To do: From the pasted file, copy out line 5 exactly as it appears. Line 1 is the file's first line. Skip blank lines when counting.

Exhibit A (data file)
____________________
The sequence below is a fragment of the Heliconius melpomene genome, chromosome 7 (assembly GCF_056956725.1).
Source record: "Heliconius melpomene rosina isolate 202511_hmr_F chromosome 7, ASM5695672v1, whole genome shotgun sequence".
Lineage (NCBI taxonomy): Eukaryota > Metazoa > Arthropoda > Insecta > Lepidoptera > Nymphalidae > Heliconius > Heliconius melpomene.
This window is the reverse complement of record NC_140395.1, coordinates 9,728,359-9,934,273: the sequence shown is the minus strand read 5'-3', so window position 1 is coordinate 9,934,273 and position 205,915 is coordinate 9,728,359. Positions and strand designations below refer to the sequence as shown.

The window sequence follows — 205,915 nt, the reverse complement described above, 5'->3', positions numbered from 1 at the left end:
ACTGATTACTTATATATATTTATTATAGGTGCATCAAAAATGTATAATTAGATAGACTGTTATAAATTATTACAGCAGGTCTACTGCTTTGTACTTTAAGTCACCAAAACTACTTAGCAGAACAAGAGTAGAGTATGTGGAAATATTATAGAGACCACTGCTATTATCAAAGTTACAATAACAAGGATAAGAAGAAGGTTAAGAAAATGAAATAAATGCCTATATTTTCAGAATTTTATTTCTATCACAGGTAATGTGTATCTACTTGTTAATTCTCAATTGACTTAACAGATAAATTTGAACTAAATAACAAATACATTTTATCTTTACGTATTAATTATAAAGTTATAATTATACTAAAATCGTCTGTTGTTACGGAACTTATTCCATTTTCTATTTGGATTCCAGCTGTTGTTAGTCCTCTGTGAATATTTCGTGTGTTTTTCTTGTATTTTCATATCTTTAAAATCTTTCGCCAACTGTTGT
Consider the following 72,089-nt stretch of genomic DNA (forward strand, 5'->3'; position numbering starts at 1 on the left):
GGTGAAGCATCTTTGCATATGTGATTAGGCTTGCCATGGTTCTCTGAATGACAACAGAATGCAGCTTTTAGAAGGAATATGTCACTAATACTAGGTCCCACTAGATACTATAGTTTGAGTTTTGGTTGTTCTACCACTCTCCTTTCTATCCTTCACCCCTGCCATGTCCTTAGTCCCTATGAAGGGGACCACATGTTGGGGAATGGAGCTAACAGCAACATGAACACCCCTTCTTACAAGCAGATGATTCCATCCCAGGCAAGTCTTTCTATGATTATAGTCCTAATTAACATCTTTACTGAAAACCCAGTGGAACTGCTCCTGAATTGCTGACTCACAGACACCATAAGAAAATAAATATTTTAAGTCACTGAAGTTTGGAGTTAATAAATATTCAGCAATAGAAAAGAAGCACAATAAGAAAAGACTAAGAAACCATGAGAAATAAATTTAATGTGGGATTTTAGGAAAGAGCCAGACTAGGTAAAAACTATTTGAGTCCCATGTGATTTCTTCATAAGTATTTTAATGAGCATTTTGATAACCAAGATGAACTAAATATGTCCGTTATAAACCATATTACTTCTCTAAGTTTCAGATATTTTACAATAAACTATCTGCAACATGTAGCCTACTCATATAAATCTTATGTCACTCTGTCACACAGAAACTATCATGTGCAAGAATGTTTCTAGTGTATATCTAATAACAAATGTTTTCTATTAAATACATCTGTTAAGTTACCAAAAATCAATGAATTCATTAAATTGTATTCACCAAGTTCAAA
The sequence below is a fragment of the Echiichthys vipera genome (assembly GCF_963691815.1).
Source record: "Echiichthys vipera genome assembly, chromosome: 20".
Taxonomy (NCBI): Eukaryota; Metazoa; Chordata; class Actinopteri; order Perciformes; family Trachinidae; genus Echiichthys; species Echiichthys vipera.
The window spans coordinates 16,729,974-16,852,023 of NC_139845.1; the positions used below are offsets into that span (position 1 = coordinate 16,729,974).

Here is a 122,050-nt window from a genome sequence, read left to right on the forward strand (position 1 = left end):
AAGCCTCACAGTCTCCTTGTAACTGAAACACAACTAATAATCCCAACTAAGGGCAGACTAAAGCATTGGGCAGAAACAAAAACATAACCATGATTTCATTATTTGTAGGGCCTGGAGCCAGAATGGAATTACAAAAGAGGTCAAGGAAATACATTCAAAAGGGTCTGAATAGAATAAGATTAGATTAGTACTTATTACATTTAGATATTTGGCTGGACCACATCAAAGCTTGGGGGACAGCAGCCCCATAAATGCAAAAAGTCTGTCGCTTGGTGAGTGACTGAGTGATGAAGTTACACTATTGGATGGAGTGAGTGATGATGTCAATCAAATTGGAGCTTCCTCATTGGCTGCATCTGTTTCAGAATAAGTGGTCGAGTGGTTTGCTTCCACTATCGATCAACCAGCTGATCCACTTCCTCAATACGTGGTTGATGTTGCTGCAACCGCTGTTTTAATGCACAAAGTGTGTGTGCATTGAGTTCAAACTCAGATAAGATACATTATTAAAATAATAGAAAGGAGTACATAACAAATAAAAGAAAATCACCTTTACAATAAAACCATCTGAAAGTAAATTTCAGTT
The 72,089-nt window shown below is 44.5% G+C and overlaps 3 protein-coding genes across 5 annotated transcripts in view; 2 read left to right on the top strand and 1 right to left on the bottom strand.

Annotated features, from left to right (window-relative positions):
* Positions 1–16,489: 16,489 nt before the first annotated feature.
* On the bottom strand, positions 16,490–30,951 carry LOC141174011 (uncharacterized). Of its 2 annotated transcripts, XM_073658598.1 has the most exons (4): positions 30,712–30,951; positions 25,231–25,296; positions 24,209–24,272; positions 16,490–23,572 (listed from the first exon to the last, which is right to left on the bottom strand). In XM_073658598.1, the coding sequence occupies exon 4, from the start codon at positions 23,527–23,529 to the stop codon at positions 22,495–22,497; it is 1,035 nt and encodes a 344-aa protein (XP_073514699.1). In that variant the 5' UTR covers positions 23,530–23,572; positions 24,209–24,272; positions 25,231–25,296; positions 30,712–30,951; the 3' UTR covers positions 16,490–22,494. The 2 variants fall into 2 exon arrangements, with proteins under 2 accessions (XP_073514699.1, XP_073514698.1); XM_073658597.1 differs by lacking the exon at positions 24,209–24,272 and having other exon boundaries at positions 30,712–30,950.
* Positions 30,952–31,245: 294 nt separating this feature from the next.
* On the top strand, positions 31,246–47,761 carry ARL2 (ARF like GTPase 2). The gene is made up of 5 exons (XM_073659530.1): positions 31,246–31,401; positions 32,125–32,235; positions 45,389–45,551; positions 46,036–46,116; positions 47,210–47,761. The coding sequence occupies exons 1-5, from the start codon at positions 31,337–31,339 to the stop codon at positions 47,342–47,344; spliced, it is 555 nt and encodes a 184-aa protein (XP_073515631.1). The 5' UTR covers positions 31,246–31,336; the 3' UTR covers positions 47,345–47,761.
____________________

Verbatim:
The window sequence follows — 205,915 nt, the reverse complement described above, 5'->3', positions numbered from 1 at the left end: